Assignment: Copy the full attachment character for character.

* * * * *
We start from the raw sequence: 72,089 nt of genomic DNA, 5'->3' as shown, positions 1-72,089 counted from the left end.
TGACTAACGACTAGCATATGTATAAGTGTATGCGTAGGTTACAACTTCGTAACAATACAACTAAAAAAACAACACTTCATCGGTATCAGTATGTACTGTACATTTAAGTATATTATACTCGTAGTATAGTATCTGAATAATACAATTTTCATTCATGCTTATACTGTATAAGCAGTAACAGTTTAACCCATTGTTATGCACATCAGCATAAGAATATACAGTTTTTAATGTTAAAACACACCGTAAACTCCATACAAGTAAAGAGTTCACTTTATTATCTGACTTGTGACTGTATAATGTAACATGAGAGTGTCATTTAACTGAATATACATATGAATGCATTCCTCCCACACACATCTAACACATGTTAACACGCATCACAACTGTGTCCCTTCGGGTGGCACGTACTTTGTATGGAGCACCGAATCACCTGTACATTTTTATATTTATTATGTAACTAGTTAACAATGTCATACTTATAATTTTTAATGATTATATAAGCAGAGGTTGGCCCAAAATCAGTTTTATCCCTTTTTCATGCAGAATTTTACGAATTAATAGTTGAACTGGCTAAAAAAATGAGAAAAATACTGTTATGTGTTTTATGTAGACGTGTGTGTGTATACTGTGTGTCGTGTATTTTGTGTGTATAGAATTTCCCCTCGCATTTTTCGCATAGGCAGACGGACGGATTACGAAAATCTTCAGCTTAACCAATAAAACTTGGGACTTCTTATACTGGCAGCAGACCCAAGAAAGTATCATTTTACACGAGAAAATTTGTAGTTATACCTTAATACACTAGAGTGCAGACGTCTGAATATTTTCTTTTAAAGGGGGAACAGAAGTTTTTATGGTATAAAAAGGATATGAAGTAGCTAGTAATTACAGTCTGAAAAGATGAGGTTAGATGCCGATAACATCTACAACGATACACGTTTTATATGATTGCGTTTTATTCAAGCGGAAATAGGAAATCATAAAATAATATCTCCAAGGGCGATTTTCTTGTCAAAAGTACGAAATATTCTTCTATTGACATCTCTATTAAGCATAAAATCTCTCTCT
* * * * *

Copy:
We start from the raw sequence: 72,089 nt of genomic DNA, 5'->3' as shown, positions 1-72,089 counted from the left end.
TGACTAACGACTAGCATATGTATAAGTGTATGCGTAGGTTACAACTTCGTAACAATACAACTAAAAAAACAACACTTCATCGGTATCAGTATGTACTGTACATTTAAGTATATTATACTCGTAGTATAGTATCTGAATAATACAATTTTCATTCATGCTTATACTGTATAAGCAGTAACAGTTTAACCCATTGTTATGCACATCAGCATAAGAATATACAGTTTTTAATGTTAAAACACACCGTAAACTCCATACAAGTAAAGAGTTCACTTTATTATCTGACTTGTGACTGTATAATGTAACATGAGAGTGTCATTTAACTGAATATACATATGAATGCATTCCTCCCACACACATCTAACACATGTTAACACGCATCACAACTGTGTCCCTTCGGGTGGCACGTACTTTGTATGGAGCACCGAATCACCTGTACATTTTTATATTTATTATGTAACTAGTTAACAATGTCATACTTATAATTTTTAATGATTATATAAGCAGAGGTTGGCCCAAAATCAGTTTTATCCCTTTTTCATGCAGAATTTTACGAATTAATAGTTGAACTGGCTAAAAAAATGAGAAAAATACTGTTATGTGTTTTATGTAGACGTGTGTGTGTATACTGTGTGTCGTGTATTTTGTGTGTATAGAATTTCCCCTCGCATTTTTCGCATAGGCAGACGGACGGATTACGAAAATCTTCAGCTTAACCAATAAAACTTGGGACTTCTTATACTGGCAGCAGACCCAAGAAAGTATCATTTTACACGAGAAAATTTGTAGTTATACCTTAATACACTAGAGTGCAGACGTCTGAATATTTTCTTTTAAAGGGGGAACAGAAGTTTTTATGGTATAAAAAGGATATGAAGTAGCTAGTAATTACAGTCTGAAAAGATGAGGTTAGATGCCGATAACATCTACAACGATACACGTTTTATATGATTGCGTTTTATTCAAGCGGAAATAGGAAATCATAAAATAATATCTCCAAGGGCGATTTTCTTGTCAAAAGTACGAAATATTCTTCTATTGACATCTCTATTAAGCATAAAATCTCTCTCT